Training and education on adaptation and mitigation activities can amplify the effects of participatory approaches. Projects that are coupled with training programmes and capacity building are often more effective, and they have longer-lasting impacts in improving environmental, social and economic conditions.

B.6. Invest in institutional and policy development

Lusaka (Zambia) developed a city-wide disaster risk reduction strategy to confront the threats of flooding with a coordinated policy response. The case study provides examples of areas of possible intervention. African policy-makers, and national and regional development planning can fill many similar gaps. Policies and regulations on national and local levels are needed to ensure the long-term safety and sustainability of adaptation projects around Africa. It should be noted that institutions, regional governments and municipalities benefit from the enforcement mechanisms that legislation and policies provide in pushing for adaptation action. To take these steps, decision-makers need to understand the value of such activities.

C. Relevant Sustainable Development Goals

The 2030 Agenda on Sustainable Development (UN General Assembly, 2015) names climate change as ‘one of the greatest challenges of our time’ and that ‘its adverse impacts undermine the ability of all countries to achieve sustainable development.’ Associated targets of SDG13 ‘take urgent action to combat climate change and its impacts’ focus on the integration of climate change measures into national policy, the improvement of education, awareness raising and institutional capacity on climate change mitigation, adaptation, impact reduction and early warnings.

SDG11 ‘Make cities and human settlements inclusive, safe, resilient and sustainable’ includes targets related to the implementation of policies to address mitigation, climate change adaptation and sustainable development and reduction in disaster-related deaths.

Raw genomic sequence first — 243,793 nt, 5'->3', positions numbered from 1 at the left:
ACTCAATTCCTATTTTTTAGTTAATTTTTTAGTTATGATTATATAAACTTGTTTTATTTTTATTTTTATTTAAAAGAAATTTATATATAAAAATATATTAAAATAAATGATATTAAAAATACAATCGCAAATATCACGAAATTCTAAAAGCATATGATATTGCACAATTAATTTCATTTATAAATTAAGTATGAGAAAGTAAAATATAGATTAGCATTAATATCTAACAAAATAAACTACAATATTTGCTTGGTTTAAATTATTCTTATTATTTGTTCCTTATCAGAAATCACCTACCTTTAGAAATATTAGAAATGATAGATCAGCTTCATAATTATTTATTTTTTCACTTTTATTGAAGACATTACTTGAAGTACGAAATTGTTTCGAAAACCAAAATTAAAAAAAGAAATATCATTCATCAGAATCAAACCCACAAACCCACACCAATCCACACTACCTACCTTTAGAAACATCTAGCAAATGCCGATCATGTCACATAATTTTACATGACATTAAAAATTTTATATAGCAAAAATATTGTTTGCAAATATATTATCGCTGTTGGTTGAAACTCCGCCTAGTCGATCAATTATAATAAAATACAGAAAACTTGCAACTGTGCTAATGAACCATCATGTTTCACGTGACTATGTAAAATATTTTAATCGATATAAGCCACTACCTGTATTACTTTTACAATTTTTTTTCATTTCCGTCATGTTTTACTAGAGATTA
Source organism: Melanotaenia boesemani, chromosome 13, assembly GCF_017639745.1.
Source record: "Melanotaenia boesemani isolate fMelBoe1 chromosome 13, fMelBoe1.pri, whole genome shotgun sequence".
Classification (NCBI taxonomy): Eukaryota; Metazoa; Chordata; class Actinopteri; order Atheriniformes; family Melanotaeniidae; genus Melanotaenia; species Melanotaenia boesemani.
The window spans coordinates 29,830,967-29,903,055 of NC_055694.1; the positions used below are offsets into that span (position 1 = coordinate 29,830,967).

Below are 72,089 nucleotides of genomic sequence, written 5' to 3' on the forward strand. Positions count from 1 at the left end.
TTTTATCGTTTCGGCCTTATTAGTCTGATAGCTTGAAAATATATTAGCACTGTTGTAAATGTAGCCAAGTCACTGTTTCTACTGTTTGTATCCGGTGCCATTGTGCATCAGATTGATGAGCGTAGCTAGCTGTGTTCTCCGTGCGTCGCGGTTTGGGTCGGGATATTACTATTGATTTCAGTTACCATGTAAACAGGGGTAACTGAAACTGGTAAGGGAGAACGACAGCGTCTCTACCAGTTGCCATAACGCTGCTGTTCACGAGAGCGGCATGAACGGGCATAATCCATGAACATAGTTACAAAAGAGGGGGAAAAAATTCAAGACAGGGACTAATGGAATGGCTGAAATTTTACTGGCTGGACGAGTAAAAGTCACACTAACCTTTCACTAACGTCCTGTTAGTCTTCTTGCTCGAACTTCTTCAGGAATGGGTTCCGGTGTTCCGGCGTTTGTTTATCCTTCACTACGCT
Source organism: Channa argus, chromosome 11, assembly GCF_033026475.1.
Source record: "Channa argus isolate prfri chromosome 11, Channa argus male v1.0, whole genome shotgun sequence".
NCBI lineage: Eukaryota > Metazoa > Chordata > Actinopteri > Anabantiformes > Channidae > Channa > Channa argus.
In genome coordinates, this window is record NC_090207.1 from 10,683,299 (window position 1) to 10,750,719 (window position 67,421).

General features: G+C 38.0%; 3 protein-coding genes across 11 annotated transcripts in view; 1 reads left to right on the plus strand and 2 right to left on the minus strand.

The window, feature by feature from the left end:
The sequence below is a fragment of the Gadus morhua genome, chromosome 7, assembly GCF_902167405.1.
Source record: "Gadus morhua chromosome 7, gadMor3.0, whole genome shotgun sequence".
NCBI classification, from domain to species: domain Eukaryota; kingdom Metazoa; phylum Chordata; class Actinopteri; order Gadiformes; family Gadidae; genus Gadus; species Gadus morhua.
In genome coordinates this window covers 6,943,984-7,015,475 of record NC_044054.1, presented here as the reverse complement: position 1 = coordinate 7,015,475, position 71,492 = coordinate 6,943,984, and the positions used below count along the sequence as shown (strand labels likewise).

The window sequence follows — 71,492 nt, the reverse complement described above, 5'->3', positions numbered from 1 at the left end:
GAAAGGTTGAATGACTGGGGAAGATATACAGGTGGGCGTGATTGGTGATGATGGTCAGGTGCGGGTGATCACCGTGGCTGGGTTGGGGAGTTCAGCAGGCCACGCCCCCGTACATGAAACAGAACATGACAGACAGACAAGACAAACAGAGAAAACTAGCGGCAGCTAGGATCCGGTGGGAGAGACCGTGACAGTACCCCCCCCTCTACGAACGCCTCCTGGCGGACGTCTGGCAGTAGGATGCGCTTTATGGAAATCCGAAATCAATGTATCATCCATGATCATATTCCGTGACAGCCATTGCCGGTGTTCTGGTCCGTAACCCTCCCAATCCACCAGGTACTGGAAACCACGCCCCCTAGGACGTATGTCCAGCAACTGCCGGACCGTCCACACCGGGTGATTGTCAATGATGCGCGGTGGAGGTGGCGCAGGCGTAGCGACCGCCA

Other goals that are addressed in these 4 cases are: SDG1 End poverty; SDG3 Ensure healthy lives and promote well being; SDG6 water and sanitation for all; SDG7 sustainable and modern energy for all; SDG 8 promote sustainable economic growth; SDG9 build resilient infrastructure; SDG 15 promote sustainable use of terrestrial ecosystems.

D. Climate knowledge can help

Climate information has been used in some cases but not all. Where data has been used there is the opportunity to make decisions based on possible future conditions. Starting with current climate concerns and observed changes is the best starting point. Uncertainties and gaps in information can be conveyed to the community, and the climate information related to specific impacts at the local scale and the community’s previous experiences. If climate data is available in a suitable format to be used by cities and communities it can be very helpful particularly in situations where decisions are being made across several sectors or those that affect several municipal departments and that are costly and have considerable long-term impacts e.g. building dams, changes in land use.